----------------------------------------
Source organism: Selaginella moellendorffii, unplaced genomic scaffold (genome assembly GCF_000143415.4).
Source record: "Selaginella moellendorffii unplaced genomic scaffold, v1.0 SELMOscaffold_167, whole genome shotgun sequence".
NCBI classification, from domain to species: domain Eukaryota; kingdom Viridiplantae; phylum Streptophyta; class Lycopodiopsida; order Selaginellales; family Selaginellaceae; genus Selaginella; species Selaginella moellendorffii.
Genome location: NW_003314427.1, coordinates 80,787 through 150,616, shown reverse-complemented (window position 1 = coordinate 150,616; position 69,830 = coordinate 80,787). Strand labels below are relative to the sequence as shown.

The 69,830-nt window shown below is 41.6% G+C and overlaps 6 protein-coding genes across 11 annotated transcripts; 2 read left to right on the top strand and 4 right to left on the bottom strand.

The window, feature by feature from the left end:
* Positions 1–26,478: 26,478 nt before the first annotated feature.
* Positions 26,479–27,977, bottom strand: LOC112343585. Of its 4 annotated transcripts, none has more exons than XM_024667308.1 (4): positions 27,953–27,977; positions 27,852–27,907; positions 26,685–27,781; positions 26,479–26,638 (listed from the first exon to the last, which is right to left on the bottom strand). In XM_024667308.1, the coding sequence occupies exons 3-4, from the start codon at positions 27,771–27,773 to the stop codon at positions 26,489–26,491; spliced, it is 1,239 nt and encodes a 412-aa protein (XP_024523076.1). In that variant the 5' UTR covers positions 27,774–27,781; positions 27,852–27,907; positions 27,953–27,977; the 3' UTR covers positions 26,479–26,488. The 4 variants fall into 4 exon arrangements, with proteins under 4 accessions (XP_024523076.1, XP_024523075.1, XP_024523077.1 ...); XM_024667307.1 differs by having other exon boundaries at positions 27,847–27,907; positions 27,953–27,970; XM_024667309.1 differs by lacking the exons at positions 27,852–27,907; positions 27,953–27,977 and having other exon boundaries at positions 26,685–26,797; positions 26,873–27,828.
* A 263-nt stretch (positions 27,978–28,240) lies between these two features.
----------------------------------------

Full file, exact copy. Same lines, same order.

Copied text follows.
Source organism: Selaginella moellendorffii, unplaced genomic scaffold (genome assembly GCF_000143415.4).
Source record: "Selaginella moellendorffii unplaced genomic scaffold, v1.0 SELMOscaffold_167, whole genome shotgun sequence".
NCBI classification, from domain to species: domain Eukaryota; kingdom Viridiplantae; phylum Streptophyta; class Lycopodiopsida; order Selaginellales; family Selaginellaceae; genus Selaginella; species Selaginella moellendorffii.
Genome location: NW_003314427.1, coordinates 80,787 through 150,616, shown reverse-complemented (window position 1 = coordinate 150,616; position 69,830 = coordinate 80,787). Strand labels below are relative to the sequence as shown.

The 69,830-nt window shown below is 41.6% G+C and overlaps 6 protein-coding genes across 11 annotated transcripts; 2 read left to right on the top strand and 4 right to left on the bottom strand.

The window, feature by feature from the left end:
* Positions 1–26,478: 26,478 nt before the first annotated feature.
* Positions 26,479–27,977, bottom strand: LOC112343585. Of its 4 annotated transcripts, none has more exons than XM_024667308.1 (4): positions 27,953–27,977; positions 27,852–27,907; positions 26,685–27,781; positions 26,479–26,638 (listed from the first exon to the last, which is right to left on the bottom strand). In XM_024667308.1, the coding sequence occupies exons 3-4, from the start codon at positions 27,771–27,773 to the stop codon at positions 26,489–26,491; spliced, it is 1,239 nt and encodes a 412-aa protein (XP_024523076.1). In that variant the 5' UTR covers positions 27,774–27,781; positions 27,852–27,907; positions 27,953–27,977; the 3' UTR covers positions 26,479–26,488. The 4 variants fall into 4 exon arrangements, with proteins under 4 accessions (XP_024523076.1, XP_024523075.1, XP_024523077.1 ...); XM_024667307.1 differs by having other exon boundaries at positions 27,847–27,907; positions 27,953–27,970; XM_024667309.1 differs by lacking the exons at positions 27,852–27,907; positions 27,953–27,977 and having other exon boundaries at positions 26,685–26,797; positions 26,873–27,828.
* A 263-nt stretch (positions 27,978–28,240) lies between these two features.